#1
What are triggers?
I heard about how loads of death metal or whatever it is drummer use them. I am unsure what they are, can someone please explain?
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#2
"A drum trigger is an electronic device that can be attached to various parts of a drum set (bass drum, tom-toms or snare, for example). When the drum with the electronic device is hit or "triggered," it produces a sound or noise that is pre-programmed through a sound module."
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#4
It's mainly used in the Studio, but some drummers use it live (especially fast drummers in genres like metal) to get consistency of a hit, it just means that you know every kick/hit will be the same volume and be the same pitch (=
It can also be used to create a drum machine sound like Pendulum who use drum triggers to create the electronic drum sound even when playing a real kit.
#6
Like MH400 said, it's something that you attach to a drum (usually the bass drum, but snare, toms and cymbals can also apply). You hook up the trigger to a trigger module, which is something which loads sound samples basically, you choose which one you want. After that, whenever you hit that particular drum, no matter how hard or soft or what part of the drum it is, the trigger module will reproduce whatever trigger sample you've chosen for that drum and then send it through the monitors, which is then heard by an audience.

Examples of their use might be if you're playing an acoustic kit but want electronic sounds out of your drums, you would trigger them with various samples, which is what the audience will hear. Also, if you have no soundcheck whatsoever then you can give the engineer the trigger sample to use (generally on the bass drum) and you won't run the risk of having a crappy live sound, at least for the triggered drum. The latter option doesn't reaaaally happen unless you're playing metal.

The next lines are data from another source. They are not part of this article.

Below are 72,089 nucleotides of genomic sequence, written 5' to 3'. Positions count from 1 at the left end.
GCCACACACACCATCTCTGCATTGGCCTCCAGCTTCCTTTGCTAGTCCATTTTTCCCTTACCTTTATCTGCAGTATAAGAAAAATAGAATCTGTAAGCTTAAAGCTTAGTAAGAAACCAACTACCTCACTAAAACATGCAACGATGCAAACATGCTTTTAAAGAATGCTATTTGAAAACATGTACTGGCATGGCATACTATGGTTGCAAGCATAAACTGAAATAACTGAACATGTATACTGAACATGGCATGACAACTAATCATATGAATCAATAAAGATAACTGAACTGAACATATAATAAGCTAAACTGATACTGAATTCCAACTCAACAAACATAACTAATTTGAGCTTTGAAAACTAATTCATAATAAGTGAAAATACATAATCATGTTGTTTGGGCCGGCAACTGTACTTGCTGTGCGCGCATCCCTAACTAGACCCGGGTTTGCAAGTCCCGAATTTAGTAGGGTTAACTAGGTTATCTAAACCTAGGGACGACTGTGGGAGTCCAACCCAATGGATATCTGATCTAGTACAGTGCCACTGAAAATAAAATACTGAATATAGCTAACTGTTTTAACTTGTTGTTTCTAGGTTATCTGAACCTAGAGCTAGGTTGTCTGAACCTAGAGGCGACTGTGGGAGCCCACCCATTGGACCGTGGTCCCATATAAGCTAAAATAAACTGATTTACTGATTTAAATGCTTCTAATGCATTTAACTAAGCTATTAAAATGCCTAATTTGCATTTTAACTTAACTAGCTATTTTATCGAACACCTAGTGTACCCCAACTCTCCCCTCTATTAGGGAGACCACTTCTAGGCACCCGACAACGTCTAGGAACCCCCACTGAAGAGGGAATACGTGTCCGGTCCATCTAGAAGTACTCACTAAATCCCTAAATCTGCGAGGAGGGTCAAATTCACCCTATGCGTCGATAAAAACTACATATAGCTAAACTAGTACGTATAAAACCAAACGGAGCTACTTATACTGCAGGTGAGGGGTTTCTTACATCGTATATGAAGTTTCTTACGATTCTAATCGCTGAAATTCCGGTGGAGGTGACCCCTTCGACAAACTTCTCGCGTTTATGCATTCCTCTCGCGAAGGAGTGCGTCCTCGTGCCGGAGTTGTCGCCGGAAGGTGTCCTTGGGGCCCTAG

There's a big misconception that they're cheating, which isn't true at all. The theory is that since you can set the sensitivity really low, you can hit really lightly and still sound like your fills and double bass are clean and powerful, but that's literally utter bollocks. I personally wouldn't ever use them unless I absolutely had to (which is rare indeed) but pretty much every touring metal drummer will trigger at least their bass drum in live scenarios.
#7
+ Its also worth pointing out to potential trigger buyers, that cheap triggers can sometimes be triggered from the wrong drum.
RIP Tom Searle.
#8
Thanks for the answers guys.
I was always wondering how blast beats and power metal drummers had that clean "clicky" consistent tone.
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#9
Sure thing

If it's really clicky, then yes, it's definitely a triggered bass drum, or if on a recording, it'd mean they used a very clicky sounding sample for the sound replacement. Generally speaking even blast beat drummers like John Longstreth, Derek Roddy, George Kollias, Jamie from Ulcerate, Navene Koperweis, Nick Pierce, Lyle Cooper, Samus Paulicelli, and Dave Haley only have a triggered bass drum when playing live.
Last edited by Steve08 at Apr 7, 2011,
#13
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But I should invest in one of those. Sounds neat.
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#14